Stars honour hero Scot who saved brother’s life

Left to right, Jack Thomson, 12, with his brother Louis Thomson, six. Picture: Cancer Research UK

Left to right, Jack Thomson, 12, with his brother Louis Thomson, six. Picture: Cancer Research UK

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CELEBRITIES led by singer-songwriter Emeli Sandé are spearheading a campaign celebrating the courage of Scots children with cancer, as new figures offer increased hope of surviving the disease.

Cancer Research UK Kids & Teens have launched its annual Star Awards, backed by top names including Manchester United skipper Wayne Rooney.

In Scotland, the awards were launched by six-year-old Louis Thomson from Glasgow who has overcome leukaemia.

According to Cancer Research the rate of children dying from cancer has dropped by almost a quarter (24 per cent) in the UK in the last decade. Ten years ago around 330 children in the UK died from cancer each year but, thanks to better treatments, this has now declined to around 260 every year.
Louis is now in remission and looking forward to the best Christmas ever after his 12-year-old brother Jack stepped in to save his life and donate bone marrow. The transplant proved a success and Louis has been recognised with a Kids & Teens star award for demonstrating remarkable courage during a tough fight back to health.

His mum, Caroline Thomson is hugely proud of both her sons.

Caroline, 41, said: “I call the boys my superheroes as they really are.

They were close before this happened but I think they’re even closer now. I’m so proud and lucky to have my boys.

Caroline Thomson

“When Louis got leukaemia I couldn’t eat or sleep at first.

“I’d do anything for my boys and if there had been a way to take the leukaemia away from Louis altogether and give it to me instead then I’d have agreed to that in a second.

“Louis was determined to sail through it all and Jack stepped up so willingly to help his wee brother.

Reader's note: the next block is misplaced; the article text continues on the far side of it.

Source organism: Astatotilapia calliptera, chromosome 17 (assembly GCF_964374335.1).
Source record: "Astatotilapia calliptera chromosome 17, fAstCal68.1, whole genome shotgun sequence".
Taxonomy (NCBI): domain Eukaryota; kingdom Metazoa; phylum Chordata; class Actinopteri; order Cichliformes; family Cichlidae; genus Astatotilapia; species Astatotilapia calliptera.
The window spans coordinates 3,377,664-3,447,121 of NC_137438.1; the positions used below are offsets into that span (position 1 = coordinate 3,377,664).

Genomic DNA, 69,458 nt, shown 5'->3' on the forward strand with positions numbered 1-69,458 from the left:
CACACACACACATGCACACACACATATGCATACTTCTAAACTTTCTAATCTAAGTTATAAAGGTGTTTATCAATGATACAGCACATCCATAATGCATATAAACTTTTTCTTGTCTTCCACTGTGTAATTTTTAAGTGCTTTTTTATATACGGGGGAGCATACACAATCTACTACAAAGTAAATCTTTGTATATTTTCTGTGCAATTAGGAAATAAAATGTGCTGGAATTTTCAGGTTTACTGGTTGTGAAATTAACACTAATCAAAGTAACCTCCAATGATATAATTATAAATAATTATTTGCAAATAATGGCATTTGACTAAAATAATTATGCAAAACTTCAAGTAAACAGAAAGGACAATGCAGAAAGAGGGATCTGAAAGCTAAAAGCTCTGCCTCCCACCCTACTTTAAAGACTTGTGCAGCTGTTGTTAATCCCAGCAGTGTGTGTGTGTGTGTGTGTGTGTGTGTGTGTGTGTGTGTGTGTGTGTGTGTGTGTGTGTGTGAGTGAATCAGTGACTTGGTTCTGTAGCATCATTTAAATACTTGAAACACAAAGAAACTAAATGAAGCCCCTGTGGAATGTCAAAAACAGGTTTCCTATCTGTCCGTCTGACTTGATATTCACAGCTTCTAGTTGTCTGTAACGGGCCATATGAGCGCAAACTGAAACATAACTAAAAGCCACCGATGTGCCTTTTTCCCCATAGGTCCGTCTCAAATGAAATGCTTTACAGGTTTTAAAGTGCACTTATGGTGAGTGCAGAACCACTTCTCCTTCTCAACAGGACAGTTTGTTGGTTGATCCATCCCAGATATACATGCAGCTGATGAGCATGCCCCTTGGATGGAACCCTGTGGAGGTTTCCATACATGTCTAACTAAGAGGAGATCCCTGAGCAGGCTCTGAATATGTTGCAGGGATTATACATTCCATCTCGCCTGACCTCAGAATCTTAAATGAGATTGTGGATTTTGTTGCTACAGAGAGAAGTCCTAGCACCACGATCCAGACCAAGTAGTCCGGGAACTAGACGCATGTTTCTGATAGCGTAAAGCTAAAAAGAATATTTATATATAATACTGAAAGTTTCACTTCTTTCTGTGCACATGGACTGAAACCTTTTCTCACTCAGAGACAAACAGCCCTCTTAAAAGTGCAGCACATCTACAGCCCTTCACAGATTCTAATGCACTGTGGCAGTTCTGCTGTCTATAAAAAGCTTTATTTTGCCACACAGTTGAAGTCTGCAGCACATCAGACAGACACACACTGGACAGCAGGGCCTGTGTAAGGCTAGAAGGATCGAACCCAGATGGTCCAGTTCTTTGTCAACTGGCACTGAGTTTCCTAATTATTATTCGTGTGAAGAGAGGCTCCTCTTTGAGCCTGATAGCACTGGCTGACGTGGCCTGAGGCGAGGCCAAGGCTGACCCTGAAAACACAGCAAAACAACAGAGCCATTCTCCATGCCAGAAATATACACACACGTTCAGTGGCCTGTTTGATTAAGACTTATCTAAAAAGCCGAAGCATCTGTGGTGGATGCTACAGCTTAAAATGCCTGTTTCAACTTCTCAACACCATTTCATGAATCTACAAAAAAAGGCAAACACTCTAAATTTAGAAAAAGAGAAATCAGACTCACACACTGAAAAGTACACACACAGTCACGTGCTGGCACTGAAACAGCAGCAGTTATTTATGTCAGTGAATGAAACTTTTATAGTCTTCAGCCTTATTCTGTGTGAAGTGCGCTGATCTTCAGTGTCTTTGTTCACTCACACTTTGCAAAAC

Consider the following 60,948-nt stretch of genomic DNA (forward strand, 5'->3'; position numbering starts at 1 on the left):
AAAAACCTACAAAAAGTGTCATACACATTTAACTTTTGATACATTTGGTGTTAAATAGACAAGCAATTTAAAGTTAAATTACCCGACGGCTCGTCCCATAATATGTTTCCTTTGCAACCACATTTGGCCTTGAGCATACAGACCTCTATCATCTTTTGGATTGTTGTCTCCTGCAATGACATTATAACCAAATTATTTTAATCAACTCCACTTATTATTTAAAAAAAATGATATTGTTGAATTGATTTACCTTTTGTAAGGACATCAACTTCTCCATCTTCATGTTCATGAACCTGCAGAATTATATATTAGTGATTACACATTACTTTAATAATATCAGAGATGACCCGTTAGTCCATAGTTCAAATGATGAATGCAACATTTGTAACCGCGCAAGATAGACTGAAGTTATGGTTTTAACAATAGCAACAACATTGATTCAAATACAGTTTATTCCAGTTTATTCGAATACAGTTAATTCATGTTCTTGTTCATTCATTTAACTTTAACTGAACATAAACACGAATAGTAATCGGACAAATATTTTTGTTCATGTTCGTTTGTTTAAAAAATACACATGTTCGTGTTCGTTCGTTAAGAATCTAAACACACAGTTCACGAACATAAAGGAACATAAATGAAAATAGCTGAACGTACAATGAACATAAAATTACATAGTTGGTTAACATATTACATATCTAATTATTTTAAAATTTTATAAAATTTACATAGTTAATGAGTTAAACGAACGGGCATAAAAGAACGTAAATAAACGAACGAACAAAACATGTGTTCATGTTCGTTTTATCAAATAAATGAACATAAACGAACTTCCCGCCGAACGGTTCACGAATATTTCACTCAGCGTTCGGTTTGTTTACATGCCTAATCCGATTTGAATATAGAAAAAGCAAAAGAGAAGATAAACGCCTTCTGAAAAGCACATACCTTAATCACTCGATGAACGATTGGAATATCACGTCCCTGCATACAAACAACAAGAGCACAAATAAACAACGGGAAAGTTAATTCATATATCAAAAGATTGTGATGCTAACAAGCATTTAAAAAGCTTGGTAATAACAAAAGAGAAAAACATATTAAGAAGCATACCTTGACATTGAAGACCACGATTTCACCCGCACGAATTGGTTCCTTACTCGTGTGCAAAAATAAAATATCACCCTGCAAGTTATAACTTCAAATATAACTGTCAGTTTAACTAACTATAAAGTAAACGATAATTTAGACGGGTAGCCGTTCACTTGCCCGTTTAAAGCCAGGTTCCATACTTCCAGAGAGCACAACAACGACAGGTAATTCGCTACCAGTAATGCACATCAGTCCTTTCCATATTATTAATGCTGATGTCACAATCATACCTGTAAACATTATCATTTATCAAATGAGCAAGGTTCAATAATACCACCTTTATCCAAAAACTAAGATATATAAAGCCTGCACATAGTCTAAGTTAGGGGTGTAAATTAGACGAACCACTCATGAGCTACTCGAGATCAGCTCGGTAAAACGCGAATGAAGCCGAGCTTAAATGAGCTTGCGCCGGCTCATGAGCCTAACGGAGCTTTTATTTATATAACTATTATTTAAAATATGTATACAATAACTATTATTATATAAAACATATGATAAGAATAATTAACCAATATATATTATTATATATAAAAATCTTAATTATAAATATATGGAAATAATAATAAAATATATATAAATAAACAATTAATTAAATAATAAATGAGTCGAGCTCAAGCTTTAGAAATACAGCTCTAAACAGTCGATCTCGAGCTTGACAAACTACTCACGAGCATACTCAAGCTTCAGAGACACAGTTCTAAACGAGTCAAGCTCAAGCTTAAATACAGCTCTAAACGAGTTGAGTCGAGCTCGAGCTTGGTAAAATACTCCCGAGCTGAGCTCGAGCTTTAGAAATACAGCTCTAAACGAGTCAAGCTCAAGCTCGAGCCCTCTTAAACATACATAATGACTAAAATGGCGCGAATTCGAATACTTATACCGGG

“They were close before this happened but I think they’re even closer now. I’m so proud and lucky to have my boys.”

The family know only too well how crucial new developments and breakthroughs in treatments are in helping children and adults survive cancer.

Louis’ parents, Caroline and James, 41, recall vividly the moment their lives were turned upside down on July 24 last year after tests revealed Louis had acute myeloid leukaemia, a cancer of the white blood cells which helps the body to fight infection. He had gone to the doctor after complaining of a painful neck and foot as well as tiredness. Bruises on his body and red dots on his skin raised alarm bells and they sent Louis to Yorkhill Children’s hospital for more investigations.

Mum Caroline said: “Then they hit with me with the bombshell.

“A consultant took me in to a room to explain that the blood tests showed Louis had leukaemia. It all happened really quickly and I just couldn’t believe it.

“It felt like everything else in my life suddenly stopped and we didn’t get out of hospital after that first night so really we were there for nine months.”

Risk of infection meant Louis was confined to an isolation ward so cut off from friends and most family during his first round of chemotherapy. But it was a hammer blow after tests in August showed there were still 35 per cent of leukaemia cells in Louis’ body.

Caroline said: “They took us in to that dreaded room again to explain that the chemotherapy wasn’t working well enough.”

Doctors explained if no family member proved a bone marrow match for Louis then a search would be launched for a match on the bone marrow register world-wide. That’s why it was a huge relief when test results came back to show that Louis’ brother Jack was a perfect match.

Caroline said: “They told me that Jack’s match was 10 out of 10, the best that it could possibly be.

“I was crying with relief. Louis’ perfect match was right there, his big brother. I knew if Jack didn’t want to do it then we couldn’t force him but Jack said yes straight away.

I still don’t think Louis realises exactly what Jack has done for him. Louis just knows his brother helped him get better.”

Louis went through two more courses of chemotherapy then last November started conditioning treatment to kill off his own bone marrow which contained cancer cells in preparation for receiving his brother’s healthy bone marrow cells.

After months in an isolation room to cut the risk of infection, it was an emotional moment on Christmas day when Louis was allowed a special visitor for the first time- his brother Jack who had saved his life. The brothers who had not been allowed in the same room together for so long sat alongside each other on the same bed to open their Christmas presents.

Caroline said: “It was amazing. We finally had Louis back. Louis told us that being in the same room as his brother was the best present.”

By January this year tests revealed that all the bone marrow cells in Louis’ body were now clear of cancer and the treatment had worked.

Louis was finally well enough to get out of hospital in March ahead of his birthday and Louis is now thriving in primary one at school.

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